After spending many years working and paying taxes, you would be forgiven for expecting little/no taxes in retirement. However, pensioners still face various tax liabilities after taking benefits. In this guide, our Carlisle financial planners explain the primary taxes bearing upon retired people in 2024, together with ideas on how to reduce their impact on your finances. We hope these insights are helpful. Please contact us for more information or to speak with a financial adviser:

t: 01228 210 137`
e: [email protected]


Income tax

From the UK government’s perspective, income from your pensions is regarded as “earnings” and, therefore, falls under the Income Tax category. This is true whether you make gradual withdrawals from your pension pot (via “flexi-access drawdown”) or you use pension funds to buy a retirement income using an annuity.

In 2023-24, your pension income is completely tax-free if the total amount falls under your Personal Allowance (£12,570 per year). However, many pensioners are likely to earn over this amount when adding up income from their State Pension and various schemes (e.g. old workplace pensions and private pensions).

Therefore, retired people – and those approaching retirement – need to be mindful of different Income Tax bands and rates so they can plan accordingly. In 2023-24, the UK (excluding Scotland) taxes pension earnings at 20% (the Basic Rate) for earnings between £12,571 to £50,270. After that, the 40% Higher Rate applies to earnings up to £125,140 – at which point, the 45% Additional Rate is levied.

What can people do to reduce unnecessary Income Tax in retirement? One idea is to limit your withdrawals each tax year (if affordable and appropriate). For instance, a pensioner using flexi-access drawdown and receiving the full new State Pension might choose to lower his withdrawals from the former – keeping his total income below £50,270 to keep out of the 40% Higher Rate.

Another idea is to be strategic with your tax-free pension lump sum. In 2023-24, an individual can withdraw up to 25% of their pension savings from the age of 55. This can be done all at once or in multiple lump sums. Here, a pensioner might consider taking the latter approach – e.g. spreading tax-free withdrawals across different tax years to keep out of the Higher Rate.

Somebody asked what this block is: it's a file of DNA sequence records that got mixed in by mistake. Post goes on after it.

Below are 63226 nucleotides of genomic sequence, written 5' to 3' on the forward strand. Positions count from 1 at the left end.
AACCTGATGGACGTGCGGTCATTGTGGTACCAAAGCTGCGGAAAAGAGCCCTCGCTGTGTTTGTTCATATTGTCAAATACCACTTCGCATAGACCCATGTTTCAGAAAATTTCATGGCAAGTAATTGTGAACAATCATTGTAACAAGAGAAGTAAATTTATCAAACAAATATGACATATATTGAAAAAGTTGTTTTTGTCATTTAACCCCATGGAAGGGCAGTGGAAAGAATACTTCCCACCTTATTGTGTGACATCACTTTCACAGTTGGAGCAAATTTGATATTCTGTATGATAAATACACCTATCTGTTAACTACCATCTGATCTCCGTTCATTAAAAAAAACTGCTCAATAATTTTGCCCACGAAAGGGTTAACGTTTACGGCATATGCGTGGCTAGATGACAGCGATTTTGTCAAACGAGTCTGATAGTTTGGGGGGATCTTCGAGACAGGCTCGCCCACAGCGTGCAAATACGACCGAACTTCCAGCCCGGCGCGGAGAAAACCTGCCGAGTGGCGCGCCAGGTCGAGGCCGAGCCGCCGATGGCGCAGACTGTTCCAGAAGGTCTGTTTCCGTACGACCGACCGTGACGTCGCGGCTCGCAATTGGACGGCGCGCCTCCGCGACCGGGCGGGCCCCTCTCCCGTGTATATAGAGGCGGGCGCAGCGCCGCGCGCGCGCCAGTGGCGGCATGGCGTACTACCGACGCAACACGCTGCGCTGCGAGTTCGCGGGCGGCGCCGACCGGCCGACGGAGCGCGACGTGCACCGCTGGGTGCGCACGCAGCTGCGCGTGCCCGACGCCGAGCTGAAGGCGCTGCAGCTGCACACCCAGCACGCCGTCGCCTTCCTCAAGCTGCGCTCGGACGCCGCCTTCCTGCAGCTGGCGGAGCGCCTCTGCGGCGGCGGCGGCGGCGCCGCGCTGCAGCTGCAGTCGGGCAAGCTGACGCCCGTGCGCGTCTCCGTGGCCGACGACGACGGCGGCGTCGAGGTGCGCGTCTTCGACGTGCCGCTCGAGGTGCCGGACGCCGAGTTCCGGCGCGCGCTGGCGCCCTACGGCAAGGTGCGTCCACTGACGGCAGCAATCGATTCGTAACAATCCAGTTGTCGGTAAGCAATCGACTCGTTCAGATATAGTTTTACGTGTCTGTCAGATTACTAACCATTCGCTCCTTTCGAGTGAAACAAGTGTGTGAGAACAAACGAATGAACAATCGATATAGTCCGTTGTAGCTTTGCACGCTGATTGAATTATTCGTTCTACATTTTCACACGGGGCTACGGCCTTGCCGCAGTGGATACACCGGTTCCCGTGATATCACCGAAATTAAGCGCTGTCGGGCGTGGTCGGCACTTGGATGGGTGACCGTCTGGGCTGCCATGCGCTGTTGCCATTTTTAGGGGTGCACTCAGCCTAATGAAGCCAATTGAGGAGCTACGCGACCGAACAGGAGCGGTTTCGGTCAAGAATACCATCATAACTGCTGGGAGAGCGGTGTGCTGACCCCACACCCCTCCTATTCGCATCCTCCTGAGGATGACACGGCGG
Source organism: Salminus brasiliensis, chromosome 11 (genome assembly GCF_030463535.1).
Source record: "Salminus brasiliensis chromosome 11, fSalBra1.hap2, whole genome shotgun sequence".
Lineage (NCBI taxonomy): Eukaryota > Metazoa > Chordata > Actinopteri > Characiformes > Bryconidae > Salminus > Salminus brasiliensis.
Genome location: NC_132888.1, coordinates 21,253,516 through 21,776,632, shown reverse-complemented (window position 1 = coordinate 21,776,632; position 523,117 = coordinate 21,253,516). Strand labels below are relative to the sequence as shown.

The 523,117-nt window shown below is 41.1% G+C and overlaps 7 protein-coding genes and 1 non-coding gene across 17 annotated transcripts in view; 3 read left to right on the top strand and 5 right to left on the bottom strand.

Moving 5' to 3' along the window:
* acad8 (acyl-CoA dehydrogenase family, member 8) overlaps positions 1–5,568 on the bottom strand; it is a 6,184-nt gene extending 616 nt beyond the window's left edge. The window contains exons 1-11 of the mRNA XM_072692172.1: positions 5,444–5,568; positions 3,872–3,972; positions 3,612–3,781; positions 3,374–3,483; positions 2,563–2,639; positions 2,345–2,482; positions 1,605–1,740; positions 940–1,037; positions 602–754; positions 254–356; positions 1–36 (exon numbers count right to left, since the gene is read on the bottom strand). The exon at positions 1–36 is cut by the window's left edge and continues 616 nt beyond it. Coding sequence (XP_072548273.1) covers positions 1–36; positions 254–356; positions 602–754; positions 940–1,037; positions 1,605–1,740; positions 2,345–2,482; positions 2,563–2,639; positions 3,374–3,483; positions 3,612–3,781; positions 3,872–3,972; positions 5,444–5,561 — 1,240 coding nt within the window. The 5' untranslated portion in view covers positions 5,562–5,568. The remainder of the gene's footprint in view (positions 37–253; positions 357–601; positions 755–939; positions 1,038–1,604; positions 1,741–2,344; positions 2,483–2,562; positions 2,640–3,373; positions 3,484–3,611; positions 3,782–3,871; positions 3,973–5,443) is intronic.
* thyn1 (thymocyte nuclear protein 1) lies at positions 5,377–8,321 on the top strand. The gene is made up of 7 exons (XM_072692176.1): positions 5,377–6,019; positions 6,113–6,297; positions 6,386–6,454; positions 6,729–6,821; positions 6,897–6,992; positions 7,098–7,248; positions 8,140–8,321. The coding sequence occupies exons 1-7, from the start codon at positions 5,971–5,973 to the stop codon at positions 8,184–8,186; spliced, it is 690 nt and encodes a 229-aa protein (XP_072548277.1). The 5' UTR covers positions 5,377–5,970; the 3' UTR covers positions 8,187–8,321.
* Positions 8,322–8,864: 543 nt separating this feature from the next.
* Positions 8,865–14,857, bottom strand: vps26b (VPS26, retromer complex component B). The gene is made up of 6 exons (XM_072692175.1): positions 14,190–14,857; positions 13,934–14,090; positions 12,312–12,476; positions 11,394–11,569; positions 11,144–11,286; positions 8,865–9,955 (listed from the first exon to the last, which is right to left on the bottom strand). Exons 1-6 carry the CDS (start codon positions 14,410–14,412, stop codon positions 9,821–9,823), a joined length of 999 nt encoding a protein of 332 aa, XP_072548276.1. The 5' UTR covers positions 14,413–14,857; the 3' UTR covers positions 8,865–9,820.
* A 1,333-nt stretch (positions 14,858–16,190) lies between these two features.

Like people of working age, retired individuals are each entitled to a Personal Savings Allowance (PSA) which allows for tax-free interest to be earned. In 2023-24, the tax-free threshold is £1,000 per year for a Basic Rate taxpayer. For those on the Higher Rate, it is £500. For Additional Rate taxpayers the PSA is effectively eliminated.

It can be harder to build up your savings in retirement because you likely no longer earn a salary. Your finances are likely more focused on living off your savings. However, your existing savings may still be subject to tax if you are not careful. For instance, in 2024 interest rates from savings accounts have risen compared to 2021 (when the UK’s base rate was near zero). Consequently, many savers in retirement are crossing their tax-free threshold for earning interest – often inadvertently and unknowingly.

To guard against this, you can explore various options with a financial adviser. For instance, it may be appropriate to move certain savings into Premium Bonds (which offer the chance of a cash prize rather than a guaranteed interest rate). Another option might be to put regular savings into a Cash ISA. In 2023-24, an individual can contribute up to £20,000 per year to their ISAs and receive tax-free dividends, capital gains and interest (in addition to their PSA).

On this subject, an individual’s ISAs can also be valuable for managing Income Tax. For instance, rather than purely supporting your lifestyle using pension income, you could consider also using funds from your ISA(s). These are not regarded as earnings and so will not count towards your Income Tax liability.


Inheritance tax

Retirement is often the time of life when estate planning becomes a more pressing topic. In 2023-24, the standard rate of inheritance tax (IHT) is 40% on the value of a deceased person’s estate once it exceeds £325,000.

Here, your pension could play a vital role in your financial plan. In 2024, a defined contribution pension (i.e. a pension “pot”) is generally not treated as part of an individual’s estate for IHT purposes. This means that any remaining funds inside it can be passed down, IHT-free, upon death to beneficiaries.

This tax rule can provide further incentive for an individual to consider drawing from ISA savings earlier in retirement, rather than taking their income entirely from pension pots. Assets inside ISAs (e.g. cash) are unlikely to qualify for IHT relief, so focusing on these first (as income sources) can sometimes achieve multiple tax planning objectives at the same time. There are, however, circumstances in which pensions may be treated as part of an individual’s estate which a financial adviser can help with.



If you would like to discuss your financial plan and investment strategy, then we would love to hear from you. Get in touch with your Financial Planner here at Vesta Wealth in Cumbria, Teesside and across the North of England.

Reach us via:
t: 01228 210 137
e: [email protected]

This content is for information purposes only. It should not be taken as financial or investment advice. To receive personalised, regulated financial advice regarding your affairs please consult your Financial Planner here at Vesta Wealth in Cumbria, Teesside and across the North of England.


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